Many copyright systems now provide a statutory economic right for recording artists (featured artists, session musicians and, depending on their contribution, record producers) which gives them an automatic right to a cut of the money generated by certain specific uses (usually public performance) of the recordings on which they appear. This economic right does not affect actual copyright ownership, exists oblivious of any contractual arrangements between a label and artists involved in a recording, and cannot be waived by said contracts. The management and payment of these royalties (often referred to as ‘neighbouring rights income’) is usually handled by the record industry’s collecting societies.

So, to conclude, if a licensee wants to make use of a track, they need to think about the separate copyrights in the lyrics, music and recording. All of which may be co-owned, and controlled by different entities in different territories, some for life of copyright, some for a set period of time, so owners may be different today than last year. And the controller may differ depending on whether you want to copy, perform, communicate or adapt the track, even though you may want to do all those things, or you may not actually know which of those applies to what you plan to do. And on top of that, someone needs to work out whether recording artists involved in the track are due any statutory royalties, and if so how they are being paid.

To repeat, it’s not copyright law that is complex, it’s the flexibility of copyright law, and the way the music industry has capitalised on that flexibility, that has resulted in a very complex music licensing environment. Though no one is really suggesting that the flexibility itself is the problem, indeed it’s one of the good things about copyright.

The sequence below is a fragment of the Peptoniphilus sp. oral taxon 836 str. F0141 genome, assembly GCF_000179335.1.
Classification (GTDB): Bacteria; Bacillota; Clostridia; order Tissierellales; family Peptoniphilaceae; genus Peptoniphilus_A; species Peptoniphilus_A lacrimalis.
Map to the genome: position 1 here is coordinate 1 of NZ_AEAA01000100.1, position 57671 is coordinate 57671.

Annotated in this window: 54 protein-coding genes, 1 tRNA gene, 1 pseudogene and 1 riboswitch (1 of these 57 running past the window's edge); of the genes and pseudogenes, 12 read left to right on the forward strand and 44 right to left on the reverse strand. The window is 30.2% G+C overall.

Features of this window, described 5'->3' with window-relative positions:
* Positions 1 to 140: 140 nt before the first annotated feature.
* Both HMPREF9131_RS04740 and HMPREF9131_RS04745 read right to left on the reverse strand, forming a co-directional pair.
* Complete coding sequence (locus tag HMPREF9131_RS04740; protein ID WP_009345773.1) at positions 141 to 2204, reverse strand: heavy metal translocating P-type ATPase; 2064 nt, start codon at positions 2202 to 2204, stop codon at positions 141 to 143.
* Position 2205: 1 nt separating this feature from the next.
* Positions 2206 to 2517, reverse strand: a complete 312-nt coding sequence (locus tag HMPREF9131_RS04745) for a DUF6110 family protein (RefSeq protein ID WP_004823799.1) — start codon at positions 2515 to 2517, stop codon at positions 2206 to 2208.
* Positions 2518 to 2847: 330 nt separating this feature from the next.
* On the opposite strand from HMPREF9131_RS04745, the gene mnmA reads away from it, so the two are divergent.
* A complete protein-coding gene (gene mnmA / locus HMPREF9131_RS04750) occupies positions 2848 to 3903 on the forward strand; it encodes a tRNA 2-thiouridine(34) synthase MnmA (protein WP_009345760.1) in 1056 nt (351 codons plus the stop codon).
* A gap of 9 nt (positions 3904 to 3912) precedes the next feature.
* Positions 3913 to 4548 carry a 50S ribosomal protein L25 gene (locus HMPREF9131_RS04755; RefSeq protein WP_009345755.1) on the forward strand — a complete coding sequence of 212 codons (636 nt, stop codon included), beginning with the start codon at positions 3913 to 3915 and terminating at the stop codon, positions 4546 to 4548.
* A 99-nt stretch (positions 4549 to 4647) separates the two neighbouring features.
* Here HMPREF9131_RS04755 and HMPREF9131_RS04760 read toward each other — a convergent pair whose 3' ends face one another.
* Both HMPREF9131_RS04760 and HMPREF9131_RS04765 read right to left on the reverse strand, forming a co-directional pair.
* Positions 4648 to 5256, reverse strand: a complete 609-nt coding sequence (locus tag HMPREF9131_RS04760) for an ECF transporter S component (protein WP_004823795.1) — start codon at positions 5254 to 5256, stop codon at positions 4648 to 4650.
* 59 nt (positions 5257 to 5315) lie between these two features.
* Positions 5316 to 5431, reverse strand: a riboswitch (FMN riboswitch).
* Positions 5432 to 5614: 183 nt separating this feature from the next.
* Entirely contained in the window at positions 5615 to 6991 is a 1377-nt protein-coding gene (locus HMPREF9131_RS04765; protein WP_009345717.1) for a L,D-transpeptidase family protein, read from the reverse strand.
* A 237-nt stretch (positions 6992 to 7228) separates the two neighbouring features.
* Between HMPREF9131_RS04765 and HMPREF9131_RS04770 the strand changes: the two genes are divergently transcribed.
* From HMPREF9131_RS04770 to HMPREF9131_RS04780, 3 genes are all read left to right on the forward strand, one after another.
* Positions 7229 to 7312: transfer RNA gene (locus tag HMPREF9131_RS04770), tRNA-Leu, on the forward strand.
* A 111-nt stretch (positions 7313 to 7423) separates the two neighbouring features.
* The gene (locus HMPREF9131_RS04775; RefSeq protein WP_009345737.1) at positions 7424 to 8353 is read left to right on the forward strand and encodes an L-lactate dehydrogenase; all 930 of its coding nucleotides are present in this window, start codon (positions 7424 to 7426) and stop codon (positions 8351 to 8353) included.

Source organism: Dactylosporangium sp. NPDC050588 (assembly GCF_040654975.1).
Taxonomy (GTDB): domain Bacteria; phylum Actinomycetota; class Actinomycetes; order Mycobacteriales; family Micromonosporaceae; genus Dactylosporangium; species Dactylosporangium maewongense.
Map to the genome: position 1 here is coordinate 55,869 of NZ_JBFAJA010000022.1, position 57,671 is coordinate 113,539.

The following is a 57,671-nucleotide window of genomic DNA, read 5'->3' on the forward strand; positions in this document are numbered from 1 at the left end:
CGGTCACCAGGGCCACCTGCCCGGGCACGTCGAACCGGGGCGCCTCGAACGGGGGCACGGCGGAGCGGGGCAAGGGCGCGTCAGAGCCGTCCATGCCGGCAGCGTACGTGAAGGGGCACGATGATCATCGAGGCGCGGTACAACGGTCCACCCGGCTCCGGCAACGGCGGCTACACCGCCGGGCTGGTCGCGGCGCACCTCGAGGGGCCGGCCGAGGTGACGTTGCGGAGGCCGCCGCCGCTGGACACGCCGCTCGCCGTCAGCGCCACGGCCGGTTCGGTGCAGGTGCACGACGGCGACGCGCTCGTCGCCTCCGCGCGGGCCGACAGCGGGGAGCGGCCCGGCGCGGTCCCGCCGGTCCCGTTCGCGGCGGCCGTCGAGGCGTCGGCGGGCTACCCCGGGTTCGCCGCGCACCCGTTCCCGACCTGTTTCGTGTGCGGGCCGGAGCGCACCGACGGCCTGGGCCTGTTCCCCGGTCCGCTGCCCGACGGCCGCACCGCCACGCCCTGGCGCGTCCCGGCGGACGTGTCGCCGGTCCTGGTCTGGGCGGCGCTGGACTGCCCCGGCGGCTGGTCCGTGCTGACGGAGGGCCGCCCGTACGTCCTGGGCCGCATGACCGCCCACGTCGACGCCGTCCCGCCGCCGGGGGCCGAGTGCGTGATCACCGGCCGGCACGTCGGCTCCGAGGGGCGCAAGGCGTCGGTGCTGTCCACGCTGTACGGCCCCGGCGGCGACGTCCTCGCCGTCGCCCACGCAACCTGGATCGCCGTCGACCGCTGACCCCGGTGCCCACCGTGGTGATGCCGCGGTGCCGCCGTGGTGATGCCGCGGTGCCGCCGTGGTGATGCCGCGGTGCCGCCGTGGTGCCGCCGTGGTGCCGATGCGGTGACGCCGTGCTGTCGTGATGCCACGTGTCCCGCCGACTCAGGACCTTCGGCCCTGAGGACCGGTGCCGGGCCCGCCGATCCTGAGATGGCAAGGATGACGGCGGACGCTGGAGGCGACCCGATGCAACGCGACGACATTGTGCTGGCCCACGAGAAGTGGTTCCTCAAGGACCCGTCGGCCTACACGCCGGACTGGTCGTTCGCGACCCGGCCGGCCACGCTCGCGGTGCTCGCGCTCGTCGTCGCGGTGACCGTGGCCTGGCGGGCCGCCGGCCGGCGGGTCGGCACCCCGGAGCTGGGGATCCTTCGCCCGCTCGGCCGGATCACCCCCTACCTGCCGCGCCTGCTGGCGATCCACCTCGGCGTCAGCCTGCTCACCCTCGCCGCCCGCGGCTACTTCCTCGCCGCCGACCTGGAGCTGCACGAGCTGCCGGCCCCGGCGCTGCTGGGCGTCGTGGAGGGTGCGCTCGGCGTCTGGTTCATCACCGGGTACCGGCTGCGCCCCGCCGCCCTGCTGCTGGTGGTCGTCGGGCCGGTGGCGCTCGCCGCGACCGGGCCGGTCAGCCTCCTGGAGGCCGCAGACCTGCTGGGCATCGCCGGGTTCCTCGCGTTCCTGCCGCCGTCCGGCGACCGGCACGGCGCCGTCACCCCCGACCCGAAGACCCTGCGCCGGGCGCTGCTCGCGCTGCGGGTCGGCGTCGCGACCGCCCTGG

True, the continued separation of the music publishing sector and the record industry is arguably counter-productive, given most music rights companies operate (usually separately) 
in both, and the fact that licensing (as opposed to selling CDs) is an increasingly important part of what both publishers and labels do. The split is particularly inefficient in the collective licensing domain (as is the additional split in music publisher collective licensing of mechanical and performing rights).

However, the single biggest issue when it comes to copyright ownership complexities is one of data; or, rather, the single simplest solution to overcome complex ownership and control arrangements is a big fat database.

Because in most countries copyright is never registered with a central authority, there is no central repository of ownership information. No one-stop portal that will tell you who controls the various copyrights in a recording of a song with lyrics, what stake each co-owner owns, who has the right to license in what country and in what scenario, and which recording artists are beneficiaries of the statutory economic right.

Of course, the collecting societies are sitting on some of this data. In certain scenarios – most commonly public performance – the vast majority of music publishers and record labels (such a vast majority to the point where licensees assume it is all music publishers and record labels) choose to allow one central organisation to licence on their behalf, ie a collecting society, often on an exclusive basis per territory.

The society then usually offers licensees so called blanket licences, giving them access to their collective members’ entire catalogue of songs or recordings on a per-play royalty or profit share basis. The society does the deal (subject to collective licensing regulations) and then collects any monies due, distributing them back to rights owners based on usage.

In order to distribute the monies, the societies need to know who owns what copyrights on what terms in what countries. Recording industry societies also need to know what musicians are due a share of public performance income under statute. And so each collecting society has, over the years, built up databases of copyright ownership information, covering the works owned by their member publishers or record companies.

On the recordings side, in addition to the databases controlled by the collecting societies, you have the International Standard Recording Code, or ISRC, programme, an initiative led by the International Federation Of The Phonographic Industry, which in theory makes it easier to identify the title and ownership of any one sound recording. In the online space the IFPI has also been involved in the GRid and DDEX projects, aiming to foster identity, ownership and metadata standards across digital music.